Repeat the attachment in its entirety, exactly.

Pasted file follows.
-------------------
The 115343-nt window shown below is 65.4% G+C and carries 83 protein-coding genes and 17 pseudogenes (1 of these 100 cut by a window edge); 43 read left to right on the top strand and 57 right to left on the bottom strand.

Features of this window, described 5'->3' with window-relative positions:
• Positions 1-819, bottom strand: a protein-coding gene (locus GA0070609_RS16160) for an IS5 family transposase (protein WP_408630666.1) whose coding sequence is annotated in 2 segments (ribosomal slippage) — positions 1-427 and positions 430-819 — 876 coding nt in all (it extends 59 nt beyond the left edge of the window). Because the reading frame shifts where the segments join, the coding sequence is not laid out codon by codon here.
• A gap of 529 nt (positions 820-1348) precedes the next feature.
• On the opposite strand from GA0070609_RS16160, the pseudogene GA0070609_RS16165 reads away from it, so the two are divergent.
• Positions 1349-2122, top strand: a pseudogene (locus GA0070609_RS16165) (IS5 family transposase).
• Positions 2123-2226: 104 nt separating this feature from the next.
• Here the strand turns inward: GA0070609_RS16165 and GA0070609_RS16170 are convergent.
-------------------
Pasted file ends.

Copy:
The 115343-nt window shown below is 65.4% G+C and carries 83 protein-coding genes and 17 pseudogenes (1 of these 100 cut by a window edge); 43 read left to right on the top strand and 57 right to left on the bottom strand.

Features of this window, described 5'->3' with window-relative positions:
• Positions 1-819, bottom strand: a protein-coding gene (locus GA0070609_RS16160) for an IS5 family transposase (protein WP_408630666.1) whose coding sequence is annotated in 2 segments (ribosomal slippage) — positions 1-427 and positions 430-819 — 876 coding nt in all (it extends 59 nt beyond the left edge of the window). Because the reading frame shifts where the segments join, the coding sequence is not laid out codon by codon here.
• A gap of 529 nt (positions 820-1348) precedes the next feature.
• On the opposite strand from GA0070609_RS16160, the pseudogene GA0070609_RS16165 reads away from it, so the two are divergent.
• Positions 1349-2122, top strand: a pseudogene (locus GA0070609_RS16165) (IS5 family transposase).
• Positions 2123-2226: 104 nt separating this feature from the next.
• Here the strand turns inward: GA0070609_RS16165 and GA0070609_RS16170 are convergent.